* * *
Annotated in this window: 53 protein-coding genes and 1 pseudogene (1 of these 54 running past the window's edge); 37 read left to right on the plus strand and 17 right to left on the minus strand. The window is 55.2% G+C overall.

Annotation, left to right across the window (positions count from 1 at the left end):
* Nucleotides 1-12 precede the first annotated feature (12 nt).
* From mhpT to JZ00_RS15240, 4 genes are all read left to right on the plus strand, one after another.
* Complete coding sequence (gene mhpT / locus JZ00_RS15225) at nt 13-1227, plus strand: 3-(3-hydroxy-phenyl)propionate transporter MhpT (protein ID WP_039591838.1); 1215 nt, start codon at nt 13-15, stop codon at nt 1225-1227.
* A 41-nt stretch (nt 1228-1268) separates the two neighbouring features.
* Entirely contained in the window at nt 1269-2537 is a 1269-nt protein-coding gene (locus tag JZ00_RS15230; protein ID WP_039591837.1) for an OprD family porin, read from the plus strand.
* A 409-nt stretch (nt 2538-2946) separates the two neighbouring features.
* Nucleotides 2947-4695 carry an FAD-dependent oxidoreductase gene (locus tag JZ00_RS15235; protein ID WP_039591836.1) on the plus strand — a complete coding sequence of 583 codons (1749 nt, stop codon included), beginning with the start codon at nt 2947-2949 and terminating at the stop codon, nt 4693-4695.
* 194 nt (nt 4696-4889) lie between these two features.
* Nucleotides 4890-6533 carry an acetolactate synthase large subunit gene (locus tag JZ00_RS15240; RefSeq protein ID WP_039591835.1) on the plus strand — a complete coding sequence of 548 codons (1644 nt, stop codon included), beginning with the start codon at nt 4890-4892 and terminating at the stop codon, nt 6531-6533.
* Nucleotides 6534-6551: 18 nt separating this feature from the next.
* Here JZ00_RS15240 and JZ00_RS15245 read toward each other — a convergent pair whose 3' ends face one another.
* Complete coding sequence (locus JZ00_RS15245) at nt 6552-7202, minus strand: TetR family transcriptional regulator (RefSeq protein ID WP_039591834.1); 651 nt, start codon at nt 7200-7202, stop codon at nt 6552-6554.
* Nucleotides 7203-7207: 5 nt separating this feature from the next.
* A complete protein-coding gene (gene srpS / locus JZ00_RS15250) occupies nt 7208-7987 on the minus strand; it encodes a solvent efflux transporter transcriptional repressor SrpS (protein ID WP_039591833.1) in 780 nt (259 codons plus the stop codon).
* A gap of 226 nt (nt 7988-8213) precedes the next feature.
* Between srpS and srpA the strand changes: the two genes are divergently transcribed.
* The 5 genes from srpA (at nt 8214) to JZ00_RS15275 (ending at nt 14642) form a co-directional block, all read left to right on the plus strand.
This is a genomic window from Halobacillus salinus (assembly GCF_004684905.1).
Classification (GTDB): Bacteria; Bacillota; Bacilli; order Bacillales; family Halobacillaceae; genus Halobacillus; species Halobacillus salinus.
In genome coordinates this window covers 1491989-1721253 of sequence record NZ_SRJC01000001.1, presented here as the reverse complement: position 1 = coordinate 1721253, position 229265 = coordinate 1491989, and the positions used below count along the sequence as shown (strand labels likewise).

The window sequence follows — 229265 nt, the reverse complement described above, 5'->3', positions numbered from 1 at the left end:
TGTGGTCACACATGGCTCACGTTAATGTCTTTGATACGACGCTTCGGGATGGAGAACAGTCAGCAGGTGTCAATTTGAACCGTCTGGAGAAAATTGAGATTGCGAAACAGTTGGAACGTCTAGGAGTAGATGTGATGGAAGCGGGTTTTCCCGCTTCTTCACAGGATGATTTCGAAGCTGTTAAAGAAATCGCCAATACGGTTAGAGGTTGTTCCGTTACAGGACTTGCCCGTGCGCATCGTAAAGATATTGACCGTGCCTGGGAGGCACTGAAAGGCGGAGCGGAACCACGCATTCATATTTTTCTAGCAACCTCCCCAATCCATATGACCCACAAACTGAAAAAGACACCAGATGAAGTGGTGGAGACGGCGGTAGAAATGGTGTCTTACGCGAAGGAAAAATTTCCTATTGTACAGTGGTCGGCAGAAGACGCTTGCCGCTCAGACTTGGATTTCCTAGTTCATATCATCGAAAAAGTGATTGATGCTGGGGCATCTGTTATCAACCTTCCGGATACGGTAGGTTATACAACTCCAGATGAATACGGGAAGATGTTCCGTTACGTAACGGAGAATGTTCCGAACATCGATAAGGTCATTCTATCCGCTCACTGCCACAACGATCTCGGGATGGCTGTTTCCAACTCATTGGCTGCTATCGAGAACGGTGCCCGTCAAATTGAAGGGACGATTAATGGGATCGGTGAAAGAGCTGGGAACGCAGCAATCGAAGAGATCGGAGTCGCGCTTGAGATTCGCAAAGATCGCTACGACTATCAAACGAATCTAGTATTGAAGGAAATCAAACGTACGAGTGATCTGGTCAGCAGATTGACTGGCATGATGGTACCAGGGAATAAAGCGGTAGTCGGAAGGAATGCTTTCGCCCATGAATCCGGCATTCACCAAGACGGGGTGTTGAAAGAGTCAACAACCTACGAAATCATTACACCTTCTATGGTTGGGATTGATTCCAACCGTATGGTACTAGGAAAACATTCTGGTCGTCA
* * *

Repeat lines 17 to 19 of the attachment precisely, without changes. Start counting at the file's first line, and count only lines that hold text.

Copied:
* A gap of 226 nt (nt 7988-8213) precedes the next feature.
* Between srpS and srpA the strand changes: the two genes are divergently transcribed.
* The 5 genes from srpA (at nt 8214) to JZ00_RS15275 (ending at nt 14642) form a co-directional block, all read left to right on the plus strand.